2018 AACA Meeting

The following article is embedded from our Facebook page  https://www.facebook.com/CAAInc.

This year the 2018 meeting of the American Association of Clinical Anatomists is being held in Atlanta, GA., at the Grand Hyatt Buckhead Hotel and Conference Center. The program is full of interesting topics and is already a hit with all the attendees. Looking forward to the program.

2018AACAmeeting lg



Esophageal hiatus hernia

UPDATED: An esophageal hiatus hernia (also known as a hiatal hernia) is caused by a dilation of the esophageal hiatus and its component structures, the phrenoesophageal membranes (ligaments).

Since the intraabdominal pressure is higher than the intrathoracic pressure, abdominal contents -usually stomach and greater omentum- can herniate through the dilated esophageal hiatus into the mediastinum, the central region of the thoracic cavity. This presents as a hernia sac whose walls are formed by endothoracic fascia, phrenoesophageal membranes and parietal peritoneum. 

There are two main types of esophageal hiatus hernias. Type I is known as a "sliding hiatal hernia" and is characterized by a complete ascension of the esophagogastric junction and abdominal esophagus into the thoracic hernia sac. This is usually accompanied by a typical "hourglass image" in a radiographic assessment, and also presents with gastroesophageal reflux disease (GERD). Type I esophageal hiatus hernias are more common.

Type II esophageal hiatus hernia is known as a "paraesophageal hernia" and represent about 5 - 15% of esophageal hiatus hernias. In this case, the esophagogastric junction maintains its anatomical position inferior to the respiratory diaphragm, but the fundus and body of the stomach, along with some greater omentum herniate alongside the esophagus into the mediastinal region of the thoracic cavity. Although there can be GERD, this type of hernia usually presents with little symptomatology, and when it does, symptoms are related to ischemia or partial to complete obstruction. There are variations of type II hernia, which are classified as Type III and IV. Type IV, although rare, will include other viscera in the hernia sac, including colon, spleen, or even small intestine

Esophageal hiatus hernia in situ.The arrow points to stomach and greater omentum herniating into the thoraxEsophageal hiatus hernia, reduced. The dotted line shows the edge of the enlarged esophageal hiatus.

Images property of: CAA.Inc. 
Photographer: David M. Klein

The accompanying images above depict a Type I esophageal hiatus hernia. The superior image shows the hernia in situ where the stomach and greater omentum are still in the hernia sac. The inferior image shows the contents reduced and the abdominal esophagus being pulled into the abdominal cavity. The dotted line shows the dilated esophageal hiatus that needs to be repaired to prevent recurrence of the pathology.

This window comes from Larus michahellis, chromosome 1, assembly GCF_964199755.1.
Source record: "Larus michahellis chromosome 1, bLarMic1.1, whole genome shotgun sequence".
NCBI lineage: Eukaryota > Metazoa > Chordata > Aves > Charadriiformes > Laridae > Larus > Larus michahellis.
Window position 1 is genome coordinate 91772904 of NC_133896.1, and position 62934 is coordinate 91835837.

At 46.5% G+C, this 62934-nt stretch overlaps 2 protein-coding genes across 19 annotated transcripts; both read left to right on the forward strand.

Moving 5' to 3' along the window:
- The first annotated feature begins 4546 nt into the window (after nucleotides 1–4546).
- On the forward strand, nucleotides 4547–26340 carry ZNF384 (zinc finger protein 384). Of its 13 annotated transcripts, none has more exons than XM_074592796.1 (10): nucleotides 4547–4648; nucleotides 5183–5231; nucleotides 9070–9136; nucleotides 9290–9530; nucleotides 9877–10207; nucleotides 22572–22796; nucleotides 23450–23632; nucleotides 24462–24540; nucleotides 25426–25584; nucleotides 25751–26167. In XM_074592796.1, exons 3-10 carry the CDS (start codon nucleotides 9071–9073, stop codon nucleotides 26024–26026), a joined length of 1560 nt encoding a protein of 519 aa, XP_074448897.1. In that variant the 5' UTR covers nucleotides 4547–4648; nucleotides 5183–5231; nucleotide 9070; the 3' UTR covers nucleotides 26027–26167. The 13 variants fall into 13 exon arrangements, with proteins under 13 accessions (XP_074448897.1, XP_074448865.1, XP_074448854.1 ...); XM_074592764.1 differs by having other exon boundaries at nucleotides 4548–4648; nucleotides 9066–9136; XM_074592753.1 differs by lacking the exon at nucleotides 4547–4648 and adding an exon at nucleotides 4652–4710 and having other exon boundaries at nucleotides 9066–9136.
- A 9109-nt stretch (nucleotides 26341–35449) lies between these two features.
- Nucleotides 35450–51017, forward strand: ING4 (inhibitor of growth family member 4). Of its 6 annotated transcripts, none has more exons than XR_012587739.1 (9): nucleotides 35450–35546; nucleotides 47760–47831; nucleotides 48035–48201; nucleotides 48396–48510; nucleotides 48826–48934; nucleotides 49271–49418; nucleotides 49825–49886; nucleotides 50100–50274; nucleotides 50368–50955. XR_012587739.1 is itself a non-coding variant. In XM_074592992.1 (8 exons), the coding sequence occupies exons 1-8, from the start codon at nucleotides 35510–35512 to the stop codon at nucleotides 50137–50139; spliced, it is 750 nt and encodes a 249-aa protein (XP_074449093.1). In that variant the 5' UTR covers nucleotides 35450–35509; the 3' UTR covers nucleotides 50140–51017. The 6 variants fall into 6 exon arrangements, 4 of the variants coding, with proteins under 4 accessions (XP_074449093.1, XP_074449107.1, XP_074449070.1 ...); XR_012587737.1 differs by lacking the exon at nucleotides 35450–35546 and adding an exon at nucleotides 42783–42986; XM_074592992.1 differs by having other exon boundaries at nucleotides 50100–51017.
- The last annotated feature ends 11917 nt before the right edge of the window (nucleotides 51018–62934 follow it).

The image below answers a question by Victoria Guy Ratcliffe, who asked via Facebook "What would it be if it feels like you've got a blockage right at the level of the heart? That's too high for a hiatal hernia, isn't it? " The image answers the question. It shows a dissection of the left side of the thorax. The anterior thoracic wall and the left lung have been removed. The heart is immediately superior and anterior to the esophageal hiatus, and the hernia sac of a Type I esophageal hiatus hernia is seen immediately posterior and in contact with the heart. Whether this means that you will "feel" the hernia, it is up for debate, as all these structures have visceral innervation. Most probably, a well-developed Type II esophageal hiatus hernia might interfere with swallowing at this level, causing the sensation she mentions. Thanks for the question, Tori.

Type I esophageal hiatus hernia<em>.</em>The hernia sac can be seen posterior to the heart

For additional information: "Approaches to the Diagnosis and Grading of Hiatal Hernia" Kahrilas et al Best Pract Res Clin Gastroenterol. 2008 ; 22(4): 601–616.


The seven hiatuses (openings) of the respiratory diaphragm

The term [hiatus] derives from the Latin word [hiare], meaning to "gape" or to "yawn". In human anatomy this term is used to mean an "opening" or a "defect". It must be pointed out that in anatomy (and surgery) the term "defect" does not necessarily mean "defective". In most cases a "defect" is a normal opening in a structure, such as the esophageal hiatus. The plural form is either [hiatus] or [hiatuses].

In the case of the respiratory diaphragm, there are seven such openings, seven normal hiatuses. On top of this, you can find an abnormal opening caused by incomplete congenital closure of the dome of the diaphragm, a congenital diaphragmatic hernia (CDH), also known as Bochdalek's hernia, found in the posterior aspect of the respiratory diaphragm.

The seven hiatuses of the respiratory diaphragm are:

• Esphageal hiatus

• Aortic hiatus

• Inferior vena cava hiatus

Respiratory diaphragm (www.bartleby.com)
Images and links courtesy of Bartleby.com
• Hiatuses (2) for the superior epigastric vessels, which are the inferior continuation of the internal thoracic (mammary) vessels. Also known as the hiatuses of Morgagni. A hernia in a newborn through this hiatus is also considered a CDH.

• Hiatuses (2) for the splanchnic nerves

Based on the above it is wrong (maybe not wrong, but incomplete) to say that a patient has a "hiatal hernia", as the term does not include which hiatus is involved. In fact the hernia of Morgagni is also a "hiatal hernia" as the hernia passes through a normal defect in the respiratory diaphragm. Come to think of it, it could also be a hernia in a hiatus somewhere else in the body, such as a hernia of Schwalbe, a type or pelvic diaphragm hernia.

Note: Thanks to DHREAMS of the Columbia University Medical Center for the link on CDH.